Update on the situation of Bolognese fencing in Finland

What a day! It hasn't really sunk in yet, but I already know that a milestone has been reached with the greater Bolognese fencing project. Firstly, today the capital region (we could say in Helsinki, or covering both Espoo and Helsinki) of Finland saw not one but two separate, simultaneous beginners' courses in Bolognese swordsmanship. And to top that they were both run bt two different HEMA clubs with their own dedicated 24/7 training spaces. So we really don't have things that bad here in Finland.

But that is only half of the story. Obviously I could not personally exist in two places at the same time, but in fact I wasn't there for either of these courses. This is important because today's course was the biggest step so far towards the direction where this art, in the form I started it, can survive without me and outlive me. Which really is the only reward I want for my work in the end. It really is my purpose of being, at least for the moment. It is a beautiful thing that to me on a personal level is so grand that my words can't do it justice.

So a total of 35 people had their first touch with the Bolognese tradition today, and for a handful of good people that I have trained with during the last years, it was the first time teaching this material to completely new people. All of this is starting to really make an impact. I want to thank Christoffer Warelius and Joachim Buchert for starting the course at Historiallisen miekkailun seura EHMS and Ilpo Luhtala, Zoë Chandler, Ville Siivola (and others) doing the same at The School of European Swordsmanship, Helsinki.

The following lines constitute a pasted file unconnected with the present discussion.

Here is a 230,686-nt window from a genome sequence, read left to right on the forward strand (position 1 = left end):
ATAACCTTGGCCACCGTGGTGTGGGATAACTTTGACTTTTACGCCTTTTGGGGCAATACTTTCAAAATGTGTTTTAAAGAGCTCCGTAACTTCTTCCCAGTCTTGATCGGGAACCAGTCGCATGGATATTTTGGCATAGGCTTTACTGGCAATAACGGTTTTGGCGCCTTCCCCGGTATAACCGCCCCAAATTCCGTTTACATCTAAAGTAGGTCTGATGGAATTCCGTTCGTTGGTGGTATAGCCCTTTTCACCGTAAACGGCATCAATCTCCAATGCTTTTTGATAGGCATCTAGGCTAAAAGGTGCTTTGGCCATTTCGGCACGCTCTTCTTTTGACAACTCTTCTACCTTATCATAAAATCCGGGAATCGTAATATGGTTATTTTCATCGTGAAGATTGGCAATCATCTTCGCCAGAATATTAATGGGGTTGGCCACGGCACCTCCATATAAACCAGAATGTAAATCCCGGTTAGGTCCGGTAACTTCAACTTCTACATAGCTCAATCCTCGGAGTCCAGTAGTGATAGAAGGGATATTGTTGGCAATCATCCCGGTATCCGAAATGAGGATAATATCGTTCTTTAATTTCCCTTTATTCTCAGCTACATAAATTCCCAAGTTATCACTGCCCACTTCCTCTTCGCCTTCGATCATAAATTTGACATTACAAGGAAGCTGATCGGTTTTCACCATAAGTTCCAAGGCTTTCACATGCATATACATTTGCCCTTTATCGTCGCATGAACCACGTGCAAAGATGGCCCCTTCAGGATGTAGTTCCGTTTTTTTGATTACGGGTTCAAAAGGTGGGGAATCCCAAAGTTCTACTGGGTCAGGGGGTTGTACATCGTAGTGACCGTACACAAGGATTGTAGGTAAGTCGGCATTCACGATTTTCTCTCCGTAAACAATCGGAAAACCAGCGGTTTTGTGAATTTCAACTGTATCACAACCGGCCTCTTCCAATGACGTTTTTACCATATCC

Of course this process has been going on for a bit longer already, as earlier this year Markus Koivisto successfully started a Bolognese group, albeit with less of my direct involvement, at Turun Historiallisen Miekkailun Seura ry. Now that Markus is training with the EHMS I will personally help out the group in Turku to keep momentum b y traveling to teach there twice a month.

It is overwhelming to see all this work starting to pay off. And having new people take responsibility and start teaching will enrich the art in ways I can hardly imagine, and enable me to focus more on my own practice and study, which I can then feed back to all the others. Exactly the way it should be.

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